Iran develops ‘economy of resistance’

by Najmeh Bozorgmehr in Isfahan (source: FT)
Tuesday, September 11, 2012

Iran is reducing its dependence on oil by developing an “economy of resistance” to circumvent international sanctions over its nuclear programme, according to a senior regime adviser.

Mohsen Rezaei, secretary of the Expediency Council – which drafts the country’s macro economic, political and cultural policies, told the Financial Times that the country would focus on developing self-reliance.

Imports would be replaced by locally produced goods and Tehran would push for barter deals with other countries, said Mr Rezaei, who commanded the elite revolutionary guards for 16 years. He added that the Iran would also increase investment abroad and reduce taxes in an attempt to encourage domestic industry.

“A new economic system” is “being formulated … to renovate Iran’s economy” in the next one to two years, he said.

“This is not going to be an austerity economy nor it will it be an underground economy, but an economy that will be within [recognised] economic theories to address conditions under sanctions.”

The final approval of Iran’s supreme leader, Ayatollah Ali Khamenei, is needed before the council’s recommendations can be presented to the government.

Ayatollah Khamenei recently warned that “the enemy” had targeted the economy, preventing its growth in an effort “to detach people from the Islamic system”. The solution, he said, was “the economy of resistance”.

Mr Rezaei insisted that the plan was a serious attempt to address the economic problems faced by Iran. Inflation is running at 23.9 per cent and youth unemployment at 28.6 per cent, according to official figures – which many economists believe are vastly underestimated.
Iran inflation

Public anxiety over the economy has been heightened by the plummeting value of the Iranian rial over the past year. At the end of the first week of September a dollar was officially worth 12259.5 rials. However, the black market rate hit a low of 26,000 rials to the dollar on Monday.

Mr Rezaei blamed the country’s economic problems on structural problems, including a bloated bureaucracy and heavy dependence on oil revenues and insisted that despite the hardship they have caused, sanctions presented the country with an opportunity to reduce its dependence on oil, something it has hoped to do for decades.

“If we had not faced sanctions, we would never have thought of [reducing our dependence on] oil,” he said. “Sanctions are dragging us in that direction.”

In cautious criticism of Iran’s government, Mr Rezaei said the impact of sanctions could have been curbed more effectively with “correct predictions”, such as the massive growth of liquidity in the country’s financial system, which is blamed for the high rate of inflation.

But he added that there are two government teams working “constantly” to evade sanctions, one under the direct supervision of Mahmoud Ahmadi-Nejad, the president, and the other under the authority of first vice-president Mohammad-Reza Rahimi.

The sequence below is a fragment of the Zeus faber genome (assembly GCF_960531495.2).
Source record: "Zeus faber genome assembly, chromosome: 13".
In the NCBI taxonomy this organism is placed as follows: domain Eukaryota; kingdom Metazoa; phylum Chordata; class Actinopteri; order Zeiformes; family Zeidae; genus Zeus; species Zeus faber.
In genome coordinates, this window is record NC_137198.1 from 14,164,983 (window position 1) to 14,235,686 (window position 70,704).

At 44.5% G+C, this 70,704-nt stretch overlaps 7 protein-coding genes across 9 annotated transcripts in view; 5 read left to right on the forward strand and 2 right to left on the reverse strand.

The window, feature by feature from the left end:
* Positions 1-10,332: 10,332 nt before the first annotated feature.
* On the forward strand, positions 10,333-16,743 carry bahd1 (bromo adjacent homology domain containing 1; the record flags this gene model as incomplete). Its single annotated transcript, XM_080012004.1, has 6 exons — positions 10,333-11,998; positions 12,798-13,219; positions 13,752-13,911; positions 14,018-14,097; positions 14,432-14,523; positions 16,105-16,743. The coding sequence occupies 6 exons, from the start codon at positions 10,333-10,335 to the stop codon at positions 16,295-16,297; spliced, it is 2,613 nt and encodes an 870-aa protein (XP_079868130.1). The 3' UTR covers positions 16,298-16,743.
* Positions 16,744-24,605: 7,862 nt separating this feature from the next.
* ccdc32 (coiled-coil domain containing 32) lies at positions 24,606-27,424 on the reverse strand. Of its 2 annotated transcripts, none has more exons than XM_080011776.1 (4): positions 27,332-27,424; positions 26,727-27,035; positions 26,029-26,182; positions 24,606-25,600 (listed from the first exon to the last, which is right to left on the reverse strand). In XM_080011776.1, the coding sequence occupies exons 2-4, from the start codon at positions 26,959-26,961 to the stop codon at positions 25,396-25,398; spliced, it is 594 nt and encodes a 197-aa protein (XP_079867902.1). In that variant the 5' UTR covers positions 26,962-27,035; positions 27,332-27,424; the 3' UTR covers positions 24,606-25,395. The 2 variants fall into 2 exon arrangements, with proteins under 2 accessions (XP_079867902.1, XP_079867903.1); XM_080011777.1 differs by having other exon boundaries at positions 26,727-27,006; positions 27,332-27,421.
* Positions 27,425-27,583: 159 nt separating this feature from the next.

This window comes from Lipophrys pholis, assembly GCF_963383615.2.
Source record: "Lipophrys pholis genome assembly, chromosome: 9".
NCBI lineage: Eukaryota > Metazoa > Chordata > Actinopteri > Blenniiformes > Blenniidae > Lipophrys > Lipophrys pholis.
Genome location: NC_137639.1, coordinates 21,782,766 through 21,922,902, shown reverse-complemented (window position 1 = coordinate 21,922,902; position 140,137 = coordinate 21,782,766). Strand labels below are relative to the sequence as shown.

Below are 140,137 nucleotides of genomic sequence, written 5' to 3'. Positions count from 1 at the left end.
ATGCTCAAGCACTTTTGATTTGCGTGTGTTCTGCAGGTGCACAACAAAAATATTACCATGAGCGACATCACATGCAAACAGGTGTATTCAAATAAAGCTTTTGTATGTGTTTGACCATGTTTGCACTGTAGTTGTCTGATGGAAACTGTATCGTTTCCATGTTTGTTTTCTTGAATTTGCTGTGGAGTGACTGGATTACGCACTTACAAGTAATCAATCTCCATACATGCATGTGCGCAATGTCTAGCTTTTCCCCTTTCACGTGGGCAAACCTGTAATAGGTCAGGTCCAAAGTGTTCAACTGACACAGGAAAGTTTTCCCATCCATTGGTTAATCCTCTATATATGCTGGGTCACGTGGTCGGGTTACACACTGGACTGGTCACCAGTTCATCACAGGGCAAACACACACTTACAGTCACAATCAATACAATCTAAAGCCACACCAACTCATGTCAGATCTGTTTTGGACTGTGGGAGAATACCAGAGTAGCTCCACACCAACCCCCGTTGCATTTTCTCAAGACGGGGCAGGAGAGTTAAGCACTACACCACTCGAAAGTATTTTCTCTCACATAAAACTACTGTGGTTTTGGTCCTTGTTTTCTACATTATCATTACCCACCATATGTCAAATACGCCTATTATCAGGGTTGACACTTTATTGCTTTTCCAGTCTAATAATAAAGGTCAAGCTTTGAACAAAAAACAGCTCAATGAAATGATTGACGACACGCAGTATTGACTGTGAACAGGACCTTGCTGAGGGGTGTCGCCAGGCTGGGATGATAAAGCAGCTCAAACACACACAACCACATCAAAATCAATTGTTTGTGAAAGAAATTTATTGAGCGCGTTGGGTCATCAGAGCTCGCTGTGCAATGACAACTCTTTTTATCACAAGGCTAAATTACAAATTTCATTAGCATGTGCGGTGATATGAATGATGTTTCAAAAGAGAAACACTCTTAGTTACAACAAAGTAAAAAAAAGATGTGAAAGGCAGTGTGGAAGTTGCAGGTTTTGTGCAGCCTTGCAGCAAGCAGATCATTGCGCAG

These had, he said, helped mitigate the effect of sanctions but he admitted the real impact had yet to be felt and would become apparent in the next “seven or eight months”.

Mr Rezaei is considered a pragmatist within the political establishment and is a critic of Mr Ahmadi-Nejad. He is thought likely to stand as a candidate in presidential elections next June and said he expected Iran’s political scene to “move from radicalism to rationality” next year and said that this would help “foil” the impact of sanctions.

The “economy of resistance” will, he added, be the responsibility of the new government, which he described as “one of the country’s most important, whose main responsibility will be to circumvent sanctions”.

But he warned western policy makers not to expect any change in the country’s nuclear policies in the event of a victory. He also repeated that western governments should not be “naive” and rely on economic pressure to try to alienate people from the Islamic regime or attempt to politically isolate the country “like Cuba and North Korea”.

Iran has repeatedly said that threats of war by Israel and the tightening of international sanctions by the US and the European Union would not make it halt its nuclear programme which it insists is for peaceful purposes.

Mr Rezaei, who is believed by analysts to still attend the meetings of the country’s top leaders on significant security issues, said Iran’s response to an Israeli strike on its nuclear sites would be “extremely severe” and the result would be catastrophic for Israelis.

“I have heard they [the Israeli government] have estimated that 400 to 500 people in Israel would be killed [if Iran retaliates]. They are wrong,” he said. “Iran’s reaction would be so severe that nobody would ever dare think of attacking us again.”


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